Social-distancing economics worries bus owners
The Bengal government has asked the district magistrates of seven districts that have been identified as Covid-19 green zones to make a realistic assessment of the bus routes where services can resume following all norms of social distancing.
However, bus operators, reeling under mounting losses since the lockdown started, are not keen to resume services because lack of enough passengers would only burn a bigger hole in their pockets.
Chief minister Mamata Banerjee has made it clear that each bus in the green zones would ferry no more than 20 passengers.
Senior officials of the transport department on Thursday asked the seven district magistrates to meet bus operators in their districts, along with the superintendents of police, and draw up a list of feasible routes where a few buses may start plying.
A number of bus operators flagged their concerns to transport department officials, saying running a bus now would mean paying from their pockets because not many people would step out amid the Covid-19 outbreak.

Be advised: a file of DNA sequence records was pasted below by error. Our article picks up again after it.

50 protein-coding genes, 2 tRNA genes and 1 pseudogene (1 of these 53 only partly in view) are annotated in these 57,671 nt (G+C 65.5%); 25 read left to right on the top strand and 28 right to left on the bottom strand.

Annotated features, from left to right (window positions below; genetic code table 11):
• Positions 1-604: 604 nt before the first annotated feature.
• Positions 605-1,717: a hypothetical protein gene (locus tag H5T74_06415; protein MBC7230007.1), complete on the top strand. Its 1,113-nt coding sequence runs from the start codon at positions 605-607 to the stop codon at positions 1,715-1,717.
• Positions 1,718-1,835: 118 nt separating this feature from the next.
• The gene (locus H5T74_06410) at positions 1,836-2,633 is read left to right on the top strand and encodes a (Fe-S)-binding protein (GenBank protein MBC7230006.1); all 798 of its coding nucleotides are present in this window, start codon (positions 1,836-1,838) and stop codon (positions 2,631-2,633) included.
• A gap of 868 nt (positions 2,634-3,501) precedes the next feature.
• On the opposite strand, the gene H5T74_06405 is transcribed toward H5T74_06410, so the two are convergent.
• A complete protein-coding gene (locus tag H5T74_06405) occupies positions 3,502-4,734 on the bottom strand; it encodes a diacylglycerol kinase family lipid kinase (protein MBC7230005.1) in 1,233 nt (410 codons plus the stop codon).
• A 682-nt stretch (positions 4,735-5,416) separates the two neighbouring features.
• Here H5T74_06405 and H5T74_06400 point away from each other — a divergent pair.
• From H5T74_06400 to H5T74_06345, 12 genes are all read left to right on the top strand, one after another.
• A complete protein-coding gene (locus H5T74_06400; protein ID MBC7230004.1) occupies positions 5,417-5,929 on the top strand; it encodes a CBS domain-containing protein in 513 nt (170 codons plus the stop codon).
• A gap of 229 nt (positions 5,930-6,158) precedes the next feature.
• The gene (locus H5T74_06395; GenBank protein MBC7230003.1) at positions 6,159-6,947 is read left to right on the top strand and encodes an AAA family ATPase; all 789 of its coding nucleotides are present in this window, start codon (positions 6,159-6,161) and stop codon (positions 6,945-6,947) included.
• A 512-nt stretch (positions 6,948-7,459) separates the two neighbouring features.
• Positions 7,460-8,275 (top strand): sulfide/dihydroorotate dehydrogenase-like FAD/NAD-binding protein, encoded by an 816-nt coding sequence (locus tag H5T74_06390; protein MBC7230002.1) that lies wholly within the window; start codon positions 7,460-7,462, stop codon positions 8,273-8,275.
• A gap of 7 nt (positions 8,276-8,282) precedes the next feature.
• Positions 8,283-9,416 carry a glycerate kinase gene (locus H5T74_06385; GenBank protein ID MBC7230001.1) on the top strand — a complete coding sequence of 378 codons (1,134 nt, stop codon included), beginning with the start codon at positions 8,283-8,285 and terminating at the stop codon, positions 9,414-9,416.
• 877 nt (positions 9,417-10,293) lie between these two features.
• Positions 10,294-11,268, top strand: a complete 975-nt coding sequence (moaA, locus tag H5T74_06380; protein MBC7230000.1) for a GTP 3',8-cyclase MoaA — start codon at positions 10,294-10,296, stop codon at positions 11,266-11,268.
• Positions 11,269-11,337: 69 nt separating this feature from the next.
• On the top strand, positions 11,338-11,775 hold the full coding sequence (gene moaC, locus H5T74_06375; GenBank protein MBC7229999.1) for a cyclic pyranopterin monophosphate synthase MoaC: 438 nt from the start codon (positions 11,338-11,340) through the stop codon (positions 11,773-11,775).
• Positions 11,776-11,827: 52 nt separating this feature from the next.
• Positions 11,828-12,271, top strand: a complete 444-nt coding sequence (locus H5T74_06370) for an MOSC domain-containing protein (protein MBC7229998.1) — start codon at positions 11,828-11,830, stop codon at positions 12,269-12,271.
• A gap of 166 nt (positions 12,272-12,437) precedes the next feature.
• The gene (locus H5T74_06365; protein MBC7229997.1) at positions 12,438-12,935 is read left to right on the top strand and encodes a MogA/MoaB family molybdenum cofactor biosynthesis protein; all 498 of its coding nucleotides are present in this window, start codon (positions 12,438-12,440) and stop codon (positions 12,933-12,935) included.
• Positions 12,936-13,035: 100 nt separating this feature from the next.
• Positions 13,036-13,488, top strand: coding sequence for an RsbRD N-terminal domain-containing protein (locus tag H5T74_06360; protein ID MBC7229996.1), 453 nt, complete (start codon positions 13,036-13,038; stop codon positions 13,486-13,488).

They told the officials that they would rather want the government to run their buses after paying them enough for the upkeep of the vehicles.
“Bus operators have said it is not feasible to run buses on all routes in a green-zone district because of lack of enough passengers. We have requested the district magistrates to identify the routes that can fetch the owners enough to recover the basic cost. The final order will be prepared based on the reports,” an official said.
Around 600 buses ply in each of the seven green-zone districts — Alipurduar, North and South Dinajpur, Birbhum, Purulia, Bankura and Jhargram.
Bus fares in Bengal were last revised in 2018 and owners say they struggle to sustain the service.
The lockdown has hit bus owners across the state hard. Most of them are finding it difficult to pay their EMIs and other expenses such as insurance.
“The chief minister’s intention behind allowing buses to ply in green zones is no doubt great but it will not help us earn a living,” an owner said.
“In most districts, we get the bulk of the passengers from railway stations, which are now closed. Schools, colleges and most offices are shut, too. There is no movement of buyers to the district headquarters from the interiors. What’s the point in running buses?” asked Tapan Bandopadhyay, the general secretary of the Joint Council of Bus Syndicates.
“On an average, a bus owner has to earn at least Rs 1,700 a day to pay the EMI. If we are to run buses in this situation, we will end up paying from our pocket to run the service.”